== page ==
Our office recommends and sells the Oral B Triumph Electric Toothbrush with Bluetooth Technology. We highly recommend using an electric brush over a manual one even if you do not purchase the brush from our office.
A lot of people love electric toothbrushes but there are still many that do not know whether it is worth buying one. You probably know about a few of the benefits of electric toothbrushes, but you will want to know about a few facts.
Below are facts about electric toothbrushes, and some may be common knowledge, while others are not. With that said, check out these facts before you decide whether or not you should get this type of toothbrush.
1. It was in the 60s when the first electric toothbrush arrived in the United States, but the very first one was invented in Switzerland. The person who invented it was a doctor by the name of Philippe Guy Woog. His toothbrushes were first manufactured in Switzerland and eventually in France for the company Broxo SA, which is one of the reasons the first one was called Broxodent.
When the electric toothbrush arrived in America, it was still called Broxodent but the company that marketed it was Squibb. However, throughout the years many other brands have emerged and today there are dozens and dozens of brands that produce and market electric toothbrushes. Not only that, but the devices have come a long way in terms of features because today they feature compact designs, quality bristles, and rechargeable batteries to name a few.
2. The first electric toothbrush didn’t have rechargeable batteries. As previously mentioned, today’s products do usually have rechargeable batteries, which means you can use it without plugging it in, which wasn’t the case with the Broxodent. In fact, you have to plug it into a wall outlet. Line voltage is what powered the toothbrush.
3. Electric toothbrushes are available in two types, regardless of the many brands that sell them. It doesn’t matter how these toothbrushes are marketed, they generally fall into two main categories. Those two categories is sonic and electric, and both have their own set of benefits. Keep in mind that even though the toothbrushes fall into one of those categories, some are far better than others and have more features, even if they are in the same category.
Electric toothbrushes are designed to replicate hand motions, which means it does the bulk of the work for you when it comes to brushing your teeth. The toothbrush can rotate from anywhere from 3000 motions per minute to 7,500, which is not something you can do brushing manually. Also, the bristles on electric ones will either move back and forth or rotate.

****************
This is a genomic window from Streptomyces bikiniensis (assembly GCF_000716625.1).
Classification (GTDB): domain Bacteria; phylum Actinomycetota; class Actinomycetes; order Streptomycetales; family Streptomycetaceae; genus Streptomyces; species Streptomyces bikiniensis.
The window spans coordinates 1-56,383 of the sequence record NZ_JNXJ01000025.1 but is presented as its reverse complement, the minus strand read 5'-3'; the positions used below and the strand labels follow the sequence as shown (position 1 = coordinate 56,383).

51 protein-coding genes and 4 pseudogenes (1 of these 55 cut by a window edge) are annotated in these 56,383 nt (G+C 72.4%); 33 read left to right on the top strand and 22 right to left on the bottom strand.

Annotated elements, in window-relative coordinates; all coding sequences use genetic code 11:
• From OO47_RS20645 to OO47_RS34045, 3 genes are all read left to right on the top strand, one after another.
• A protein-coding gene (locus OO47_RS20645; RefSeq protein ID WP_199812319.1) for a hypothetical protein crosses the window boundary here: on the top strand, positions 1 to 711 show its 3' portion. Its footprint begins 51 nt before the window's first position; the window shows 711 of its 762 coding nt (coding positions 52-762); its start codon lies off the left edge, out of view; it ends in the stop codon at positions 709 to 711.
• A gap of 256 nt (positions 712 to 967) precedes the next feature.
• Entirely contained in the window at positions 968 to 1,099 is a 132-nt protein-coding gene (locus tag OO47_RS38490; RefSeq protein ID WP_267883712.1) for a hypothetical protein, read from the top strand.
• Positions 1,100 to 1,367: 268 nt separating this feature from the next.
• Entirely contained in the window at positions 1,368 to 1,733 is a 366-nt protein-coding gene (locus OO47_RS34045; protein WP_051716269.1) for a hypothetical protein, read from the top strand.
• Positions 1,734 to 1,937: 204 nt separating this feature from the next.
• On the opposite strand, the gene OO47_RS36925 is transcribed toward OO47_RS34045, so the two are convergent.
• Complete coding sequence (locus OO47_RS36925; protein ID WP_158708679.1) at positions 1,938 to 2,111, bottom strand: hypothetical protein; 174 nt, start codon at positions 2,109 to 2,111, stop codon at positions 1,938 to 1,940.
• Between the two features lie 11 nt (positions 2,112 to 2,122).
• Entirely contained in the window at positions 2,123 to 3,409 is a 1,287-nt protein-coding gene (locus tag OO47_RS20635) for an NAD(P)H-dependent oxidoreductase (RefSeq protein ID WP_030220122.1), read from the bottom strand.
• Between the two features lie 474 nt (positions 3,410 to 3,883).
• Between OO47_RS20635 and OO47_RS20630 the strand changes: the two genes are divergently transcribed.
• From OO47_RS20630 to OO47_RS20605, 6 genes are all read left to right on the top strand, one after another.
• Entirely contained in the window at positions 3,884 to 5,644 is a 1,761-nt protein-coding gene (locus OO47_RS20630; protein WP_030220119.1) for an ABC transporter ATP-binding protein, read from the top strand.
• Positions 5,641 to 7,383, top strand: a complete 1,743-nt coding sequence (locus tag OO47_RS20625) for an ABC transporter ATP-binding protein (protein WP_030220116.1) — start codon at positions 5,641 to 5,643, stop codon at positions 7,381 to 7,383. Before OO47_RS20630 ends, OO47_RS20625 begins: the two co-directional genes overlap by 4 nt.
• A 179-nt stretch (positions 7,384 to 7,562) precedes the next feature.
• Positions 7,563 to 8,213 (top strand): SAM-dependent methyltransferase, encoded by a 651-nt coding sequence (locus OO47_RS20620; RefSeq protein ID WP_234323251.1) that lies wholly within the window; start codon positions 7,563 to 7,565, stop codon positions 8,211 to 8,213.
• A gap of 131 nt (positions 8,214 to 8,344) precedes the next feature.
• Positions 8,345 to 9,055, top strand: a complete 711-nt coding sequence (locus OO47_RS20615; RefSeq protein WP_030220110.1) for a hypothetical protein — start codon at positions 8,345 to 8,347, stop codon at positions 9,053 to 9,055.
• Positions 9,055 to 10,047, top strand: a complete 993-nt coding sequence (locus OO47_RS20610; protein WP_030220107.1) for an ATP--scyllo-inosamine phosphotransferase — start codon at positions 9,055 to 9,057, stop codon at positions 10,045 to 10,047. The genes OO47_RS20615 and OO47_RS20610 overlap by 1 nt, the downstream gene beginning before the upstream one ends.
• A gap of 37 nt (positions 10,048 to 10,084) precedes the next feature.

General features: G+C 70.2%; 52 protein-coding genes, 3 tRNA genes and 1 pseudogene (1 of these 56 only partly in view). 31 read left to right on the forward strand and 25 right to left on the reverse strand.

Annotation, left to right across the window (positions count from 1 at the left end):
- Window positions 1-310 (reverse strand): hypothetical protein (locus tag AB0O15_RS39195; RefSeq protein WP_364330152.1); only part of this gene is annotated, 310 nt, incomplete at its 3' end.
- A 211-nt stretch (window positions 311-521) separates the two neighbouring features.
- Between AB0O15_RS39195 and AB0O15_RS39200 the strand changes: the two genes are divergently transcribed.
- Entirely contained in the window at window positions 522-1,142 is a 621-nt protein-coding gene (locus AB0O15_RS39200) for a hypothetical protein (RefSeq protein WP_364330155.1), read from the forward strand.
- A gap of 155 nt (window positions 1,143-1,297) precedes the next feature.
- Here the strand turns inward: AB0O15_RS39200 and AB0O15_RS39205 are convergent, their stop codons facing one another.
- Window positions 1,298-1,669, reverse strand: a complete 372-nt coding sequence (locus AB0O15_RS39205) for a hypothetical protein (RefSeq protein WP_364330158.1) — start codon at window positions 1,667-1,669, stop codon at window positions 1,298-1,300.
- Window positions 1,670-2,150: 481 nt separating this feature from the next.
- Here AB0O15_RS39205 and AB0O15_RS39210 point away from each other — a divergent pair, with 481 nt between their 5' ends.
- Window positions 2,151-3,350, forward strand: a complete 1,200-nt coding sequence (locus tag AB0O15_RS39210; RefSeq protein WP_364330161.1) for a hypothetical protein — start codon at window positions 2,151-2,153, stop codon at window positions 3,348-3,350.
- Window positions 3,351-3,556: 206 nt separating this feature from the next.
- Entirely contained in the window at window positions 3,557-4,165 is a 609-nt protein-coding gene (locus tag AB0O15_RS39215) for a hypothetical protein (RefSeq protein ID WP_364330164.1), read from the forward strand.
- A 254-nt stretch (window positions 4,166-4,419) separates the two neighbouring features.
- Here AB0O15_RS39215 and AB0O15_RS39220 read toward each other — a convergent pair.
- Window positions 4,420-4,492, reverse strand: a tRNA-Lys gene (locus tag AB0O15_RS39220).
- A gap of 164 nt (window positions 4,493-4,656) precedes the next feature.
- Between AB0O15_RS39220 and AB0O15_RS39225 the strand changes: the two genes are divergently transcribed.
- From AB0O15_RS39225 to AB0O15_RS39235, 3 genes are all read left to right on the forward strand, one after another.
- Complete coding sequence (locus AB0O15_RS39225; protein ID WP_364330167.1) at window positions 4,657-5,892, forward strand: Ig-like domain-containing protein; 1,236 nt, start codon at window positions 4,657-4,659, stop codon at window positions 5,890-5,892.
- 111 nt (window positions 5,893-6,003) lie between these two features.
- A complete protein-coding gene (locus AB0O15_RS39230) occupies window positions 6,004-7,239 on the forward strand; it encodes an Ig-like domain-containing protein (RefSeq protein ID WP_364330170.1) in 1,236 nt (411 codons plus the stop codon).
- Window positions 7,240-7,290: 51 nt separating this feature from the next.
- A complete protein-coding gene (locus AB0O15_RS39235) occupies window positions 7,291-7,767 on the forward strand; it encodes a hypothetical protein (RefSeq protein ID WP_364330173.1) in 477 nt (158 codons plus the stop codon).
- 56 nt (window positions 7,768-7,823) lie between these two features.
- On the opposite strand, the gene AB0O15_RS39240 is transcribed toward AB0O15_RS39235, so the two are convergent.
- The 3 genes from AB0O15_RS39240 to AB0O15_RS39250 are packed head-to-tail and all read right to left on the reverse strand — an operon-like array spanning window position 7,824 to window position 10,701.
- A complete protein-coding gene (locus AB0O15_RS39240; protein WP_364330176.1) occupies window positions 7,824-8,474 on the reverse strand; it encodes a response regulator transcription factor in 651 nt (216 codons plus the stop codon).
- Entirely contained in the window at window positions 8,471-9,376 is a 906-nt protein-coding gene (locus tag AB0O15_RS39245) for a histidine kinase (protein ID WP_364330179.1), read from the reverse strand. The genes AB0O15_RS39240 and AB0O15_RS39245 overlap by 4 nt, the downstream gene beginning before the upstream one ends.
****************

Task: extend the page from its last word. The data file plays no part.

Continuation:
Sonic toothbrushes are considered to be a subset of electric ones, but they are far faster. In fact, the top sonic toothbrushes are capable of delivering up to 40,000 strokes every single minute when using an electric toothbrush properly. These brushes are known for their rapid motion, which is one of the reasons they are so effective at removing plaque.
4. When compared to regular toothbrushes, electric ones are far faster, which we previously mentioned. However, to put things in perspective, when you brush your teeth manually and properly, then you can deliver around 250-350 strokes every single minute. This means if you spend two minutes brushing your teeth, the chances are you won’t be able to hit your teeth with more than 700 strokes. When it comes to regular toothbrushes and electric toothbrushes, electric ones are far more effective at cleaning your teeth because of how fast they are at delivering strokes.
5. Pressure sensors are found on some electric toothbrushes, which is a useful feature because they will prevent you from applying too much pressure to your teeth when you brush them. If you brush too hard and aggressively, then your enamel could become damaged, and so can your gums. Sensors will usually make a sound to warn you that you are going to hard, while some electric toothbrushes’ sensors will stop the bristles from moving. If you do get an electric toothbrush, then consider buying one that has a pressure sensor because it could help you prevent damage to your teeth and gums.
6. There are a few studies that show electric toothbrushes do a better job at reducing plaque buildup and at reducing your risk of gingivitis. In fact, there was a study in 2003 that took a look at electric toothbrushes and the conclusion was that using them resulted in less incidents of gingivitis and less plaque buildup when compared to brushing your teeth the regular way. However, it is worth pointing out that the same study showed that brushing your teeth manually and using powered brushes can both be effective, but only when you brush your teeth properly.